Dorset has seen a 9.6 per cent increase in reported crime, according to figures for the full financial year from April 2017 to March 2018 that have been released by the Office for National Statistics (ONS).
The rise in reported crime in the county compares to a national rise of 12.8 per cent across England and Wales.
In terms of specific crime types, the violence with injury category saw an increase of 33.5 per cent, compared to a national increase of 9.9 per cent. Some of this increase is believed to be linked to changes in recording but there is also an element of genuine increase. However, the figure still places Dorset as the 12th lowest force in the country in terms of crimes per 1,000 people.
Overall violence saw an increase of 16.4 per cent, with criminal damage and arson increasing by nine per cent and public order offences by 15.8 per cent. The increase in overall violence is less than the national increase of 19.4 per cent.
Deputy Chief Constable David Lewis said: “Back in 2015 we told the public that, after more than a decade of continual reduction in reported crime, it was expected that we would start seeing a rise and this has been reflected nationally in recent years.
“It is clear that, like other forces, the increase in recent years can in part be put down to people having greater confidence in coming forward to us, particularly for crimes such as domestic and sexual offences, and an increased emphasis on recording crime as accurately as possible.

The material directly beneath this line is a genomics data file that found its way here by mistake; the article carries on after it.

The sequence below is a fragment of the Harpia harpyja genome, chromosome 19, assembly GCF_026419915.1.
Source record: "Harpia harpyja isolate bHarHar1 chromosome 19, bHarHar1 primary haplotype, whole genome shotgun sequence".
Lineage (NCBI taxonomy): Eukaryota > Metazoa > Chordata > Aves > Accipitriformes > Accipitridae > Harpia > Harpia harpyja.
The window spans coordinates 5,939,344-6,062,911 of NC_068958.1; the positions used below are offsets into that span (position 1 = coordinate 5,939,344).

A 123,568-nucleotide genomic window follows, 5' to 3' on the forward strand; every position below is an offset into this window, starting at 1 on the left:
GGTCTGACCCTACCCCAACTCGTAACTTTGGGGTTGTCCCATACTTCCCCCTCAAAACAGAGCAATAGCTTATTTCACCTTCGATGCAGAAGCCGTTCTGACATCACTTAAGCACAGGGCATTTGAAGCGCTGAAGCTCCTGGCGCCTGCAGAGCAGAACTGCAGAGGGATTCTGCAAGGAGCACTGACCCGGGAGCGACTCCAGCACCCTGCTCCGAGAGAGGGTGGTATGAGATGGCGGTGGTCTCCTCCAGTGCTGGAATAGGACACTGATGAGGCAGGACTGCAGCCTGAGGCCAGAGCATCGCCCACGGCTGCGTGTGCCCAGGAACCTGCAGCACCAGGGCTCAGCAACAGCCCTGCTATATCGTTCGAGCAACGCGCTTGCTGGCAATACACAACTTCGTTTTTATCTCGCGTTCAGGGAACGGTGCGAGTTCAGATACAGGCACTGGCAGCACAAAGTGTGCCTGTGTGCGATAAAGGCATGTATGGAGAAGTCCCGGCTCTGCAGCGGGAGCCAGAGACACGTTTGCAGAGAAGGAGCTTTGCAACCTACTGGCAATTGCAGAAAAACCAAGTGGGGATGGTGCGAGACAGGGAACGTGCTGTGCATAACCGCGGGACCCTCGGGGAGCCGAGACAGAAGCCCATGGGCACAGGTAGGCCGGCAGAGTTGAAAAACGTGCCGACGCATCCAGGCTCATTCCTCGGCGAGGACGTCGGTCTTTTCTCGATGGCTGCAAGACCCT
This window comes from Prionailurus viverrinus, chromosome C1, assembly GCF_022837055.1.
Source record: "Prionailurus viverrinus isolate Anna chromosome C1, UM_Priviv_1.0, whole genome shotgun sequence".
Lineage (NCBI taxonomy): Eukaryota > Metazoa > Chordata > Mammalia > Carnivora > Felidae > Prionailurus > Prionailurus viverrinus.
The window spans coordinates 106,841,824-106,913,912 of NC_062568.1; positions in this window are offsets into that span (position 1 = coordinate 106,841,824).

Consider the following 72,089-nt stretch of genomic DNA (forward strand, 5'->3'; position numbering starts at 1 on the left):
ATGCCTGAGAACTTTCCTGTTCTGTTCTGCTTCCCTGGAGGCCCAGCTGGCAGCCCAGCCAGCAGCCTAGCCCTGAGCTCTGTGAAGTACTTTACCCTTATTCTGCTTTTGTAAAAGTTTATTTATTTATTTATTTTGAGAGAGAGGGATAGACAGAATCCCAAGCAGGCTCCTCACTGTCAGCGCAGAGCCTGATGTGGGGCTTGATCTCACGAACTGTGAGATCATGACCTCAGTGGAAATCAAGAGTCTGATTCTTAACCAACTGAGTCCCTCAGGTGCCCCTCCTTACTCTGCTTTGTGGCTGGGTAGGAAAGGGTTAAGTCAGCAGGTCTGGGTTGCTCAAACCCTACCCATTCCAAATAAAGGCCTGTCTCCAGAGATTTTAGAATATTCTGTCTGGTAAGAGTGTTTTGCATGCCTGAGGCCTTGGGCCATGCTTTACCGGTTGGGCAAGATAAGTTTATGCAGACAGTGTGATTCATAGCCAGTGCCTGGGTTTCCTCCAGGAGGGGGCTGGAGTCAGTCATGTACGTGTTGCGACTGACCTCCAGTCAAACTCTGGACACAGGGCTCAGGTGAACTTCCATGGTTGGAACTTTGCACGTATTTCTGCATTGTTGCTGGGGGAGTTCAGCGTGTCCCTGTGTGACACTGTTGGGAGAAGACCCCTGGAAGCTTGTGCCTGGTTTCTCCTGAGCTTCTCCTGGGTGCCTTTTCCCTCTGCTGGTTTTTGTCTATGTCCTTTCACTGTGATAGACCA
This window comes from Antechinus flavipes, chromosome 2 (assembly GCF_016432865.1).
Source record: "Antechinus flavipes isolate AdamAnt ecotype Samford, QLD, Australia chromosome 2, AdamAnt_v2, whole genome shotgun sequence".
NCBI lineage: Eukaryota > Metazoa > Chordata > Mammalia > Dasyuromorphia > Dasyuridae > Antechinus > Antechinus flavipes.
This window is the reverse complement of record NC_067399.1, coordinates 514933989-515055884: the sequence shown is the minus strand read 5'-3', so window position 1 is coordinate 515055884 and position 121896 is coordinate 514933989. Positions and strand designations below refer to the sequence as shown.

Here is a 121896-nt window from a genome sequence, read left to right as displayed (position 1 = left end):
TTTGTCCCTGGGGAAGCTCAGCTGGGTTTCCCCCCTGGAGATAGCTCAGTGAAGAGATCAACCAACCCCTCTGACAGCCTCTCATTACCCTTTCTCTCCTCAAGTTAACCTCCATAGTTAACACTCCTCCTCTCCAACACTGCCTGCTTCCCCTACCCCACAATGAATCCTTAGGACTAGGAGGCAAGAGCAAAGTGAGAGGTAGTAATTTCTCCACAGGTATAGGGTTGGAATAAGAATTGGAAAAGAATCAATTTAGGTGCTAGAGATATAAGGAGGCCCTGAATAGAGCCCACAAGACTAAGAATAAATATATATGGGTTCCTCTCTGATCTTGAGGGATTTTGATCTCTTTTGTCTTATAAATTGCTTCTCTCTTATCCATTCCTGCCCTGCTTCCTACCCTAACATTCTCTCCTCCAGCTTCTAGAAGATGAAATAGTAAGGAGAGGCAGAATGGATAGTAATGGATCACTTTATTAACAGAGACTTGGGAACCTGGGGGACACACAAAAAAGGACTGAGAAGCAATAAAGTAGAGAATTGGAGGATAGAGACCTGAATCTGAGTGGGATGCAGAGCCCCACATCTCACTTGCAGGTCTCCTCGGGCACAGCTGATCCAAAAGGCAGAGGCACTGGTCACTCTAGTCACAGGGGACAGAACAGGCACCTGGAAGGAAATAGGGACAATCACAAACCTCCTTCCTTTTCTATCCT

“However, we have always vowed to be honest with our public and we must recognise that some of the increase is down to a genuine rise in crime taking place in local communities.
“This mirrors the national picture, and Dorset is still one of the safest places in the country. We continue to work hard at improving our investigative skills, finding new ways to respond to the rise in calls and working together with local partners to prevent crime.
“All officers and staff at Dorset Police remain committed to doing everything we can to keep the county a safe place to live, work and visit.”
Police and Crime Commissioner Martyn Underhill added: “The increase in reported crime in Dorset reflects the national picture – it is, in part, due to the work done by the force to improve crime recording, as well as the greater confidence the public have in contacting the police.
“It should be remembered, however, that the majority of demands that our police service face are not crime related, and these incidents and issues have also increased. At the same time, the numbers of police officers in England and Wales has decreased by 21,000 since 2010.
“On behalf of the people of Dorset I would like to take this opportunity to thank the officers, staff and volunteers of Dorset Police, who have my support, my admiration and my gratitude for the incredibly difficult job they do.”